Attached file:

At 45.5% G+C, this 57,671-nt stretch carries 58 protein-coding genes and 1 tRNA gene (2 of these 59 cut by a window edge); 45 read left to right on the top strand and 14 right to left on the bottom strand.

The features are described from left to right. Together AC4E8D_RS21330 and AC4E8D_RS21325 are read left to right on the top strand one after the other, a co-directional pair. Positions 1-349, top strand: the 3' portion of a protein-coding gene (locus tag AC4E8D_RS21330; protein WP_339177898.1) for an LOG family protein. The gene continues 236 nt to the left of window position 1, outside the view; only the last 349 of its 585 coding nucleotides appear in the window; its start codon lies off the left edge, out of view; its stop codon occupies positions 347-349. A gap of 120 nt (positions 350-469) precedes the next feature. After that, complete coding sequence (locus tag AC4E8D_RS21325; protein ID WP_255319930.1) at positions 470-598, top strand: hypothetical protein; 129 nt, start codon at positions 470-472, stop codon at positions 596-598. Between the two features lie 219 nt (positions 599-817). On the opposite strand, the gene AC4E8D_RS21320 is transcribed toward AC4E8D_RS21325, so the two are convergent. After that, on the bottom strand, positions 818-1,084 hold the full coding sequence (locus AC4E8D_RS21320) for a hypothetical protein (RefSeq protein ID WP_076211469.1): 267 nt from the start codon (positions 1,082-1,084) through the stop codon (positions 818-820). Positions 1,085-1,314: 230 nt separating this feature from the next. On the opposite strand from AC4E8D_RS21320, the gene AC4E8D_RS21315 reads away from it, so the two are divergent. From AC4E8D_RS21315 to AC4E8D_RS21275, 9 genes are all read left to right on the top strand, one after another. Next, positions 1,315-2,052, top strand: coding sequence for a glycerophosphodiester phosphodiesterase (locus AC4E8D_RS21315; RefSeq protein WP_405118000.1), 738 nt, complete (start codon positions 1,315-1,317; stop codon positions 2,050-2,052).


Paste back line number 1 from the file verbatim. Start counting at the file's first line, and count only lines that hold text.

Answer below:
At 45.5% G+C, this 57,671-nt stretch carries 58 protein-coding genes and 1 tRNA gene (2 of these 59 cut by a window edge); 45 read left to right on the top strand and 14 right to left on the bottom strand.